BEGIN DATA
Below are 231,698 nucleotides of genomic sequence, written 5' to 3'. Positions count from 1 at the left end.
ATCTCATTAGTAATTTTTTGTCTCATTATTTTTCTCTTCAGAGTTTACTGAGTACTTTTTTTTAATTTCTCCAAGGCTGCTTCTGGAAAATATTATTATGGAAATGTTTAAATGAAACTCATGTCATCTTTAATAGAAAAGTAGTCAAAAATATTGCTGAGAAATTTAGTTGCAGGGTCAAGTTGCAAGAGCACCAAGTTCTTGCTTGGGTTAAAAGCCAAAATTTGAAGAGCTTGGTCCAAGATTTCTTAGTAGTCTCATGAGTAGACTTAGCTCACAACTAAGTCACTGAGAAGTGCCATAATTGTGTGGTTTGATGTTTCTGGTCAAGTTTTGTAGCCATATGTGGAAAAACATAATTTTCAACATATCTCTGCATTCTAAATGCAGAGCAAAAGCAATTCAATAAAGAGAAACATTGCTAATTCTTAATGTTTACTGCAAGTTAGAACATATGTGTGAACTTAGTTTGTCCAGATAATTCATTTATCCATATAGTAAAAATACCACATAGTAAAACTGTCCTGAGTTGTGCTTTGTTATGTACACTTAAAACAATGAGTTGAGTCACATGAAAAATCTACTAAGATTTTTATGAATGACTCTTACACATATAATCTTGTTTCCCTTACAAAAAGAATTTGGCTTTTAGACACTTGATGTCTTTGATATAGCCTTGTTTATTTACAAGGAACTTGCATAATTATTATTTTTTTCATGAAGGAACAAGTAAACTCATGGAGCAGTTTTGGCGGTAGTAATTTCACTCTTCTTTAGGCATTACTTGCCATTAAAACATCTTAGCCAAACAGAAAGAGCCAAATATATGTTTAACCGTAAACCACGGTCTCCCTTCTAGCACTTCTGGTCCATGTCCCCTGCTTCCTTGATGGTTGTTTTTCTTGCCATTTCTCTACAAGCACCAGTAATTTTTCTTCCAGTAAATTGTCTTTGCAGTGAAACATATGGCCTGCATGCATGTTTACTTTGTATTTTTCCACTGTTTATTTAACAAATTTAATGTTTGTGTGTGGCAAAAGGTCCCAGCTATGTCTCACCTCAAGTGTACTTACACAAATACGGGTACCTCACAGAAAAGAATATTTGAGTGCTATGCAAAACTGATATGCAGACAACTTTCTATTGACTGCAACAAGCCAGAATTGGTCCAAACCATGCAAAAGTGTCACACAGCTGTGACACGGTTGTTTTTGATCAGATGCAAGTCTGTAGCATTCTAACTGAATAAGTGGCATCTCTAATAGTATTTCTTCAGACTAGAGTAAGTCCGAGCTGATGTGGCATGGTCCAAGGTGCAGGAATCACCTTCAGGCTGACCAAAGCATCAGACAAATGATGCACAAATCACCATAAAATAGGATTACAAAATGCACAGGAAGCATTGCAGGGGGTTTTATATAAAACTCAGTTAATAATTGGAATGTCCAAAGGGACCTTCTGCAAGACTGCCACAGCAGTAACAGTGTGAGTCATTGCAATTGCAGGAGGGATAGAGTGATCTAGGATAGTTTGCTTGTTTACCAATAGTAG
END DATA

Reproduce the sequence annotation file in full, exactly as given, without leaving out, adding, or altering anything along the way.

Below are 231,698 nucleotides of genomic sequence, written 5' to 3'. Positions count from 1 at the left end.
ATCTCATTAGTAATTTTTTGTCTCATTATTTTTCTCTTCAGAGTTTACTGAGTACTTTTTTTTAATTTCTCCAAGGCTGCTTCTGGAAAATATTATTATGGAAATGTTTAAATGAAACTCATGTCATCTTTAATAGAAAAGTAGTCAAAAATATTGCTGAGAAATTTAGTTGCAGGGTCAAGTTGCAAGAGCACCAAGTTCTTGCTTGGGTTAAAAGCCAAAATTTGAAGAGCTTGGTCCAAGATTTCTTAGTAGTCTCATGAGTAGACTTAGCTCACAACTAAGTCACTGAGAAGTGCCATAATTGTGTGGTTTGATGTTTCTGGTCAAGTTTTGTAGCCATATGTGGAAAAACATAATTTTCAACATATCTCTGCATTCTAAATGCAGAGCAAAAGCAATTCAATAAAGAGAAACATTGCTAATTCTTAATGTTTACTGCAAGTTAGAACATATGTGTGAACTTAGTTTGTCCAGATAATTCATTTATCCATATAGTAAAAATACCACATAGTAAAACTGTCCTGAGTTGTGCTTTGTTATGTACACTTAAAACAATGAGTTGAGTCACATGAAAAATCTACTAAGATTTTTATGAATGACTCTTACACATATAATCTTGTTTCCCTTACAAAAAGAATTTGGCTTTTAGACACTTGATGTCTTTGATATAGCCTTGTTTATTTACAAGGAACTTGCATAATTATTATTTTTTTCATGAAGGAACAAGTAAACTCATGGAGCAGTTTTGGCGGTAGTAATTTCACTCTTCTTTAGGCATTACTTGCCATTAAAACATCTTAGCCAAACAGAAAGAGCCAAATATATGTTTAACCGTAAACCACGGTCTCCCTTCTAGCACTTCTGGTCCATGTCCCCTGCTTCCTTGATGGTTGTTTTTCTTGCCATTTCTCTACAAGCACCAGTAATTTTTCTTCCAGTAAATTGTCTTTGCAGTGAAACATATGGCCTGCATGCATGTTTACTTTGTATTTTTCCACTGTTTATTTAACAAATTTAATGTTTGTGTGTGGCAAAAGGTCCCAGCTATGTCTCACCTCAAGTGTACTTACACAAATACGGGTACCTCACAGAAAAGAATATTTGAGTGCTATGCAAAACTGATATGCAGACAACTTTCTATTGACTGCAACAAGCCAGAATTGGTCCAAACCATGCAAAAGTGTCACACAGCTGTGACACGGTTGTTTTTGATCAGATGCAAGTCTGTAGCATTCTAACTGAATAAGTGGCATCTCTAATAGTATTTCTTCAGACTAGAGTAAGTCCGAGCTGATGTGGCATGGTCCAAGGTGCAGGAATCACCTTCAGGCTGACCAAAGCATCAGACAAATGATGCACAAATCACCATAAAATAGGATTACAAAATGCACAGGAAGCATTGCAGGGGGTTTTATATAAAACTCAGTTAATAATTGGAATGTCCAAAGGGACCTTCTGCAAGACTGCCACAGCAGTAACAGTGTGAGTCATTGCAATTGCAGGAGGGATAGAGTGATCTAGGATAGTTTGCTTGTTTACCAATAGTAG